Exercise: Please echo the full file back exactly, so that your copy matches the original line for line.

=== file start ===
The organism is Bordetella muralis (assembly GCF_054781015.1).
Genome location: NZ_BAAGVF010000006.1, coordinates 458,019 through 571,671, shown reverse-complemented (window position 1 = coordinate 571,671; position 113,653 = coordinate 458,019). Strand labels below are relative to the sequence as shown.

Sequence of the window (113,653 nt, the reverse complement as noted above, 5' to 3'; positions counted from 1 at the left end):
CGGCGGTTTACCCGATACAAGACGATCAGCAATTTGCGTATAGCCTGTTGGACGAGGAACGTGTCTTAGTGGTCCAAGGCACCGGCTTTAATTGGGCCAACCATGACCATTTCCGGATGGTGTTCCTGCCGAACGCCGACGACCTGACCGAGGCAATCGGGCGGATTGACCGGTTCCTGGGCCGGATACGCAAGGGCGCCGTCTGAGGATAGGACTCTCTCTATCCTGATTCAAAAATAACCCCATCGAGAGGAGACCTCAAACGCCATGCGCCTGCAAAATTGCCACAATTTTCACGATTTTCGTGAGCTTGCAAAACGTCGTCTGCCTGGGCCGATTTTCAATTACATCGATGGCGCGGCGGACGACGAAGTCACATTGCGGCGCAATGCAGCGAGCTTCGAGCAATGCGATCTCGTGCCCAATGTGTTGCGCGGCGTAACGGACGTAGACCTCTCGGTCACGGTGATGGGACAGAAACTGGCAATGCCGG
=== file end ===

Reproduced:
The organism is Bordetella muralis (assembly GCF_054781015.1).
Genome location: NZ_BAAGVF010000006.1, coordinates 458,019 through 571,671, shown reverse-complemented (window position 1 = coordinate 571,671; position 113,653 = coordinate 458,019). Strand labels below are relative to the sequence as shown.

Sequence of the window (113,653 nt, the reverse complement as noted above, 5' to 3'; positions counted from 1 at the left end):
CGGCGGTTTACCCGATACAAGACGATCAGCAATTTGCGTATAGCCTGTTGGACGAGGAACGTGTCTTAGTGGTCCAAGGCACCGGCTTTAATTGGGCCAACCATGACCATTTCCGGATGGTGTTCCTGCCGAACGCCGACGACCTGACCGAGGCAATCGGGCGGATTGACCGGTTCCTGGGCCGGATACGCAAGGGCGCCGTCTGAGGATAGGACTCTCTCTATCCTGATTCAAAAATAACCCCATCGAGAGGAGACCTCAAACGCCATGCGCCTGCAAAATTGCCACAATTTTCACGATTTTCGTGAGCTTGCAAAACGTCGTCTGCCTGGGCCGATTTTCAATTACATCGATGGCGCGGCGGACGACGAAGTCACATTGCGGCGCAATGCAGCGAGCTTCGAGCAATGCGATCTCGTGCCCAATGTGTTGCGCGGCGTAACGGACGTAGACCTCTCGGTCACGGTGATGGGACAGAAACTGGCAATGCCGG